divides her time between Chicago and Wisconsin. Both houses are just crammed with books. She collects her reviews onGoodReads.
 
 
Drunk Hulk Unmasked
We've championed thecapitalized literary criticismof Drunk Hulk for months. The pseudonymous reviewer would share opinions about booksand culture on Twitter--earning 33,771 followers and producing gemslike "DRUNK HULK NO BE THIS EXCITE ABOUT BOOK SINCEPIZZA HUT MAKE BOOK IT PROGRAM!"TodayGalleyCat Reviewsis proud to reveal the secret identity of Drunk   Hulk --we caught up with the writer behind the giant green critic for anexclusive interview.SPOILER ALERT: If you wish to remain blissfully ignorant of the realidentity of Drunk Hulk, simply stop reading this post now...The Drunk Hulk Twitter feed was written by author Christian A. Dumais. Dumais(pictured) was most recently published in
and edited the
 collection. He currently lectures at universities in Poland, teaching American Literatureand Pop Culture.We caught up with this mysterious writer in an email interview. Dumais shared hisexperiences working as an intoxicated superhero: "The responses from readers have beenoverwhelmingly positive. I've gotten so many emails from people thanking me and thenventing their own problems: 'I wanted to totally Drunk Hulk the guy' or 'If I were Drunk Hulk, I wouldn't have this problem.' And then there are those who've offered me T-shirtand merchandise deals, the guy who offered to buy the Twitter feed, and various other  people who had me wishing I'd chosen a public domain character instead. You know,something I could make money from without fear of pesky lawsuits."He continued: "Some of the jokes have offended people, which is something I find funnyonly because those same jokes were also aimed at me. For instance, months ago I madean Ayn Rand joke ('DRUNK HULK FEEL PROUD! AND SELF RIGHTEOUS! LIKETEENAGER WHO FINISH READING AYN RAND BOOK!') that had quite a few people upset. As I was reading their reactions, I'm thinking, I was that teenager too! I'mconfident if I re-read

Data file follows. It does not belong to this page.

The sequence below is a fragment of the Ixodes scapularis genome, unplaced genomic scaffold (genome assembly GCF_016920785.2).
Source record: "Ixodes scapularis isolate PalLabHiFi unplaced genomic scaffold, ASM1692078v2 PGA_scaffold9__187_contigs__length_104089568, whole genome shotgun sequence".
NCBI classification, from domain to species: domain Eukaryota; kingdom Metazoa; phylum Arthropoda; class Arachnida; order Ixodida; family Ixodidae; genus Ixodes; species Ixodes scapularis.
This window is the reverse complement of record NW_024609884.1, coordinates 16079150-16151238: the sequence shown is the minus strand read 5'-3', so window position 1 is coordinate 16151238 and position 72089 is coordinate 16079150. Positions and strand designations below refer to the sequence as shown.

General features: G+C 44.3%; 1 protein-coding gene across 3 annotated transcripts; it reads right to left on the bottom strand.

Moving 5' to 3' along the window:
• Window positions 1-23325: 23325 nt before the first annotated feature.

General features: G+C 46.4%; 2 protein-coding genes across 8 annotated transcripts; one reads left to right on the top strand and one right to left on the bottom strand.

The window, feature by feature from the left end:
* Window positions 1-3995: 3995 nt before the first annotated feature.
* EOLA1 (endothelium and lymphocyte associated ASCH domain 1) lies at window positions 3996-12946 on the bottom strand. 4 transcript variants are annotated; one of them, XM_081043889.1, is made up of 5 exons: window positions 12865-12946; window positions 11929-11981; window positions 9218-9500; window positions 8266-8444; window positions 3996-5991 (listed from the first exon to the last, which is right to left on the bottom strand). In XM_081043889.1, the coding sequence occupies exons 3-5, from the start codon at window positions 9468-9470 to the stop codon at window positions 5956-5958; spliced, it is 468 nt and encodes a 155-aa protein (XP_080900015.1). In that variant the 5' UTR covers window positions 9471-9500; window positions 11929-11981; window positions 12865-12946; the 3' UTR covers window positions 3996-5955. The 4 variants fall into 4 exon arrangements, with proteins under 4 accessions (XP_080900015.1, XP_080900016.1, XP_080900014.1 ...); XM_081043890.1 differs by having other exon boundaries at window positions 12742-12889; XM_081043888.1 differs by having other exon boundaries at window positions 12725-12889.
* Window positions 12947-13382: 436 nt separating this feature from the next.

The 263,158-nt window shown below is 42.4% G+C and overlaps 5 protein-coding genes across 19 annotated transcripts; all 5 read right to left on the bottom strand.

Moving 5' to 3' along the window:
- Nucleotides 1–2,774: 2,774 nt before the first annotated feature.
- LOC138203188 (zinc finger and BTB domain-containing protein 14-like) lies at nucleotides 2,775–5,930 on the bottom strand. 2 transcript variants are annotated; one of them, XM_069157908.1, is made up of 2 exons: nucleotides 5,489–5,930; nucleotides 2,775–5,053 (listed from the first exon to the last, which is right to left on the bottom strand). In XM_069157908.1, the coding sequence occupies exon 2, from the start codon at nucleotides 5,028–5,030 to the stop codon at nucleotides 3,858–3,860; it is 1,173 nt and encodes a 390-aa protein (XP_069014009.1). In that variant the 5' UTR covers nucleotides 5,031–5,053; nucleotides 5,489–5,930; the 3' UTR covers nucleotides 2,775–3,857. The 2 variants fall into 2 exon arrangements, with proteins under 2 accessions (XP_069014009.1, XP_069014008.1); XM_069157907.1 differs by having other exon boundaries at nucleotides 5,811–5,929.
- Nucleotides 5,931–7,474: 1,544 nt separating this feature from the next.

The Fountainhead 
today, I'd be walking around for a week with thatRand High, the one where you feel like you can take on the world. It's what makes her  books so great, whether you dig the philosophy or not. She writes the way Nigella cooks.You're in the kitchen saying, 'Yeah! I can cook like that! With ten pounds of butter! AndI'm going to look sexy doing it too!.'"Dumais also discussed the storytelling power of Twitter: "I'm fascinated by Twitter's potential for storytelling. I've always been a big fan of nano-fiction and just how minimalthe writing can be before it stops being a story. Raymond Carver talked about the icebergapproach to storytelling, where what's not being said is as important as what's said, and